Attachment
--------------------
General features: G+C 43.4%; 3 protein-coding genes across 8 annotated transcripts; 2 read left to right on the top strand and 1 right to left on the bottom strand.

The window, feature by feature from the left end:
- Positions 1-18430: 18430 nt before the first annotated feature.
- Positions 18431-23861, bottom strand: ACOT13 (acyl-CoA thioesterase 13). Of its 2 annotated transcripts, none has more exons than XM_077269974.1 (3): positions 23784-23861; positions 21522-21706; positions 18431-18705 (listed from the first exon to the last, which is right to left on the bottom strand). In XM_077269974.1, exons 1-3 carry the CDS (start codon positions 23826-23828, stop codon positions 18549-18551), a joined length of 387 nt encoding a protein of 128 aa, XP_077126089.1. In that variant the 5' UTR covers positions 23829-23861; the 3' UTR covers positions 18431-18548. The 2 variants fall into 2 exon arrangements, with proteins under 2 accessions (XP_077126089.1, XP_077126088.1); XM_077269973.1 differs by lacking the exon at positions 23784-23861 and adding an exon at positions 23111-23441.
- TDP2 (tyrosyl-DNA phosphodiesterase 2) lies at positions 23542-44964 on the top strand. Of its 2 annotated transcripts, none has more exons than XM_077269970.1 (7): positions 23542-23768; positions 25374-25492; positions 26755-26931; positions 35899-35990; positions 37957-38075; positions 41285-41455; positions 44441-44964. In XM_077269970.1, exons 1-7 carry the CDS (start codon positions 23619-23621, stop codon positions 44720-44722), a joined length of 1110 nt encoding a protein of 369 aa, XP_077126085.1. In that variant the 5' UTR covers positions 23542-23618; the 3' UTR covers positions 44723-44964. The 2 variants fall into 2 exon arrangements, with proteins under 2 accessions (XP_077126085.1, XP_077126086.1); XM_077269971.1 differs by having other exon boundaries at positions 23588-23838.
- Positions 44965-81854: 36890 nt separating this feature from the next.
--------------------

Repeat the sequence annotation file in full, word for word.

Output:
General features: G+C 43.4%; 3 protein-coding genes across 8 annotated transcripts; 2 read left to right on the top strand and 1 right to left on the bottom strand.

The window, feature by feature from the left end:
- Positions 1-18430: 18430 nt before the first annotated feature.
- Positions 18431-23861, bottom strand: ACOT13 (acyl-CoA thioesterase 13). Of its 2 annotated transcripts, none has more exons than XM_077269974.1 (3): positions 23784-23861; positions 21522-21706; positions 18431-18705 (listed from the first exon to the last, which is right to left on the bottom strand). In XM_077269974.1, exons 1-3 carry the CDS (start codon positions 23826-23828, stop codon positions 18549-18551), a joined length of 387 nt encoding a protein of 128 aa, XP_077126089.1. In that variant the 5' UTR covers positions 23829-23861; the 3' UTR covers positions 18431-18548. The 2 variants fall into 2 exon arrangements, with proteins under 2 accessions (XP_077126089.1, XP_077126088.1); XM_077269973.1 differs by lacking the exon at positions 23784-23861 and adding an exon at positions 23111-23441.
- TDP2 (tyrosyl-DNA phosphodiesterase 2) lies at positions 23542-44964 on the top strand. Of its 2 annotated transcripts, none has more exons than XM_077269970.1 (7): positions 23542-23768; positions 25374-25492; positions 26755-26931; positions 35899-35990; positions 37957-38075; positions 41285-41455; positions 44441-44964. In XM_077269970.1, exons 1-7 carry the CDS (start codon positions 23619-23621, stop codon positions 44720-44722), a joined length of 1110 nt encoding a protein of 369 aa, XP_077126085.1. In that variant the 5' UTR covers positions 23542-23618; the 3' UTR covers positions 44723-44964. The 2 variants fall into 2 exon arrangements, with proteins under 2 accessions (XP_077126085.1, XP_077126086.1); XM_077269971.1 differs by having other exon boundaries at positions 23588-23838.
- Positions 44965-81854: 36890 nt separating this feature from the next.